Five things I learnt from my first year in wool
I don't think I could have got any luckier in terms of my first year spent working in the wool industry.
Twelve months ago I didn't even know what AWEX was, now I log into the website on sale days and marvel at the surging EMI and how healthy it is compared to this time last year.
I've been assured by older, wiser heads around the 'Q' that a buoyant wool market like this year's certainly hasn't been the norm in recent times, which only makes me realise even more how fortunate I've been to pop up right in the middle of this boom period.
Whether researching for my next blog or just in my day‑to‑day role at Quality, I've managed to absorb a lot of information in the past twelve months, so here's five things I learnt from my first year working in the wool industry.
Australian wool growers are resilient
To all the growers who stuck it out through times of drought and economic hardship but are now reaping the rewards, I tip my cap to you and say well‑deserved.
It's brought a smile to my face reading any one of the numerous feel good wool stories this year about growers who rode out the hard times and are now cashing in.
For example, an ABC Rural article on the wool renaissance from November 3rd titled 'Wool renaissance sees strong demand and record prices' (http://ab.co/2h095rJ) which told the story of 94 year‑old NSW farmer Fred Whitby who had lived through a boom in the 1950s, a slump in the 1990s and had now gone full‑circle again with a recent return to prosperity.
Sure this upswing won't last forever, like with any commodity, but you have to enjoy the good times and smell the roses on occasion right?
Wool is cool
One of the most interesting aspects for me has been looking at the opposite end of the food chain to the grower and learning about the many uses for Australian wool both domestically and overseas.
Be it providing the fabric for China's hottest new fashion item (fake fur coats), shoes that have become the footwear of choice for Silicon Valley CEOs or hand‑knitted baby blankets, Australian wool is a prestige item on the world stage and our growers should be extremely proud of that.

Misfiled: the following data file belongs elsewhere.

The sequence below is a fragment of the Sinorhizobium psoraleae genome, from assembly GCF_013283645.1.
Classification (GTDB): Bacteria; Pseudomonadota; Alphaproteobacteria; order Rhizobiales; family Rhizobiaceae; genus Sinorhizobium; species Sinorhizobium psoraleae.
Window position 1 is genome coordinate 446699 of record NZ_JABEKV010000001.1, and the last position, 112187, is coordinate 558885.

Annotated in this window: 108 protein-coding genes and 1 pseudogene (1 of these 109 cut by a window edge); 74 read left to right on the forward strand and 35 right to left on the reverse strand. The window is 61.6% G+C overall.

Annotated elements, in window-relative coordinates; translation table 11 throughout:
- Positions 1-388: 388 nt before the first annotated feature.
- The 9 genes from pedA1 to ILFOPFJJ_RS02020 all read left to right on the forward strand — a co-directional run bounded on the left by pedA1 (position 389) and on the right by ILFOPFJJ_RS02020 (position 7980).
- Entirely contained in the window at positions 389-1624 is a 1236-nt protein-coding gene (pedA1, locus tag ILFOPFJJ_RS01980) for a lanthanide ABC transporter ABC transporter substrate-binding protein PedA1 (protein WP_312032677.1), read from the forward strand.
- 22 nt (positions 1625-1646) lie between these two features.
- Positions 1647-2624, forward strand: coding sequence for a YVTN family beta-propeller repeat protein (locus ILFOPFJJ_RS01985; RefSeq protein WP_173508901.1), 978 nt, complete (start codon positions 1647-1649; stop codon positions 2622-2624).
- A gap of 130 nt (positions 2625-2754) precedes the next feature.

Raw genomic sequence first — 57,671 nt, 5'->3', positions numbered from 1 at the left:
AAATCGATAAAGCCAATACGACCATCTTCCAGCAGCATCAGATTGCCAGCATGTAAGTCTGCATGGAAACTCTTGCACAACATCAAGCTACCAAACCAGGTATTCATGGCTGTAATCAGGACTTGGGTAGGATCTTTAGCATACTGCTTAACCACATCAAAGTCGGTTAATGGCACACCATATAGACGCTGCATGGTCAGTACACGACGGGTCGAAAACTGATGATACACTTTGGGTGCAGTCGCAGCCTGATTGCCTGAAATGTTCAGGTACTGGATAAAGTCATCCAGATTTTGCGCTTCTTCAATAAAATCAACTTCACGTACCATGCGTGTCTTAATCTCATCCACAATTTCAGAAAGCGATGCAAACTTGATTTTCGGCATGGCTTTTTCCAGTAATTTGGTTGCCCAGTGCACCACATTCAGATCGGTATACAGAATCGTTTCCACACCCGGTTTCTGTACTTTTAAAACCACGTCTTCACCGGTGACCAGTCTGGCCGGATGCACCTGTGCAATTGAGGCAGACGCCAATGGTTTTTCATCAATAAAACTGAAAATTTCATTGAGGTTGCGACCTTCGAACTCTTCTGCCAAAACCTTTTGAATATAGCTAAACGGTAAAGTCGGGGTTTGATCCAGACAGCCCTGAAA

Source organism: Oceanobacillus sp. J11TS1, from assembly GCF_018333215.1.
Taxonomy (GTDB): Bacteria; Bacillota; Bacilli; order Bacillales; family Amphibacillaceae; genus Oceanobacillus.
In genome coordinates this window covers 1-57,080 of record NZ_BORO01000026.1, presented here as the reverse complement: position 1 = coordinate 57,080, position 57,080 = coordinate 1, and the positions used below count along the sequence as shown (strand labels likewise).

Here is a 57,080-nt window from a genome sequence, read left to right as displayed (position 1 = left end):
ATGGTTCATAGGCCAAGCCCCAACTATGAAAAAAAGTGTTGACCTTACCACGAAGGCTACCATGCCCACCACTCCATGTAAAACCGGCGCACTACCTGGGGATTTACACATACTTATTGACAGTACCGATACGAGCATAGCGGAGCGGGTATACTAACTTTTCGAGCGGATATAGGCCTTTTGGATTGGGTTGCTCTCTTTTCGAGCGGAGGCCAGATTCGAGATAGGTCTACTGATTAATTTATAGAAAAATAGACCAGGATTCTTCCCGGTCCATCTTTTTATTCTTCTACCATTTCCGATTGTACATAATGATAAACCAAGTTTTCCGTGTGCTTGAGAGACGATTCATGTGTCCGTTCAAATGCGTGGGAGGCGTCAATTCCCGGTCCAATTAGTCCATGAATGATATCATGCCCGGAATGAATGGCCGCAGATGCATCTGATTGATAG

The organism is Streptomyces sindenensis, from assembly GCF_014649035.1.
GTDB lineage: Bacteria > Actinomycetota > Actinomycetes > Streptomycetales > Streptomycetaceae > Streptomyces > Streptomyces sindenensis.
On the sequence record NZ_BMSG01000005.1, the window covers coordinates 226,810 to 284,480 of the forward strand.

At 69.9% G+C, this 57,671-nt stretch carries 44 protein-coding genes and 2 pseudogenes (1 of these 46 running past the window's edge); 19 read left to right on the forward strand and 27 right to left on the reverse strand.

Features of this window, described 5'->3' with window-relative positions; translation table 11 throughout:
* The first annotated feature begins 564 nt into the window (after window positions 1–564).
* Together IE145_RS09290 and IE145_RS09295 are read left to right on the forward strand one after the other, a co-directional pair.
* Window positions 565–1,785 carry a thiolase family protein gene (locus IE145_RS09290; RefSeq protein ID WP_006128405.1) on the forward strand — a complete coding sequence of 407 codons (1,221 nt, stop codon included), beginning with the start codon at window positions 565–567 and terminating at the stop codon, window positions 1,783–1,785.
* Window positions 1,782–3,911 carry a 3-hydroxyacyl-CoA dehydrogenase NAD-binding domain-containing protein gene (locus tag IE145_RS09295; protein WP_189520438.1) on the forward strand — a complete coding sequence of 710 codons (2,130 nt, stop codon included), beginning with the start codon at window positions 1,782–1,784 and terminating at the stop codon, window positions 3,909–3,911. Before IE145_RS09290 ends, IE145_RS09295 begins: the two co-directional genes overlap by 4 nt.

Add to that the fact that wool is fast becoming the item of choice for the ever‑growing numbers of entrepreneurs to build their new business ventures or "start‑ups" around.
Whether or not the end result of the process is something sheep farmers and shearers think about as they slave away, only they can answer, but they are producing a blue‑chip product that is in high demand.
Farming might be a pursuit as old as time itself, but from what I've learnt farmers have also been quick to embrace new technology.
Whether it be the ShearEzy system which provides the shearer with a comfortable stand‑up working environment (and also eliminates the need to grab and drag sheep from pens) or AWEX's new E‑Bale tracking technology which will be trialled next year, the wool industry seems to be quick to adapt to new ideas in the pursuit of increased efficiency and profitibility.
In fact, Australian Wool Innovation (AWI) even teamed up with the University of Adelaide in 2017 to launch the Australian eChallenge Wool Innovation program, based around the development of prototypes of technical innovations for the wool industry.
Participants in the 12‑week program pitch their product to panels of potential investors from the local business community, with a $40,000 prize going to the winner with the most outstanding innovation.
Wool's deep links
Until you're in the inner sanctum, you don't realise how deep the links are between the wool industry and many of Australia's iconic moments, institutions and pastimes.
For example when Australia celebrated its Bicentenary year in 1988, the anniversary was celebrated with a Bicentennial Wool Collection fashion extravaganza at the Sydney Opera House to showcase the nation's famous ultrafine Merino wool.
Attended by Prince Charles and Princess Diana as guests of honour, the event was described by the Chicago Sun Times at the time as the 'the fashion world's most exciting event in 200 Years'.
Continuing the royal theme, when Princess Charlotte was born in 2015, the Australian Government presented the Duke and Duchess of Cambridge (Prince William and Kate Middleton) with a Merino wool blanket as a congratulatory gift.
Add to that the fact that Australia's athletes produced a record medal tally at the 2000 Sydney Olympics wearing 'Sportswool' (a bi‑layer fabric made from wool and polyester designed to keep them cool during exercise but warm before and after) and also that the Baggy Green caps and vests worn by our cricketers contain Merino wool, and you can see how deeply ingrained the industry is in Australian life and culture.
The gift of giving
I've learnt there's many people and organisations within wool doing a lot of good for others, which is remarkable given the industry itself has suffered through some lean times and you could forgive it for worrying about itself only.
Here at Quality, we're extremely proud of our commitment to the Ronald McDonald House Westmead, where we've raised over $225,000 for seriously‑ill children and their families in the past five years through charity wool auctions.
And elsewhere, there's other wool entities doing the same for organisations such as the Royal Flying Doctor Service and Diabetes Australia.
A large multi‑national bank or corporate conglomerate donating to charity is one thing.
But an industry where some have done it tough in recent times, and is sometimes at the mercy of uncontrollable factors such as weather and climate, digging into their pockets to help others is quite another.
That's a wrap for 2017!
Thanks to everyone for reading, and I wish you all a very Merry Christmas and Happy New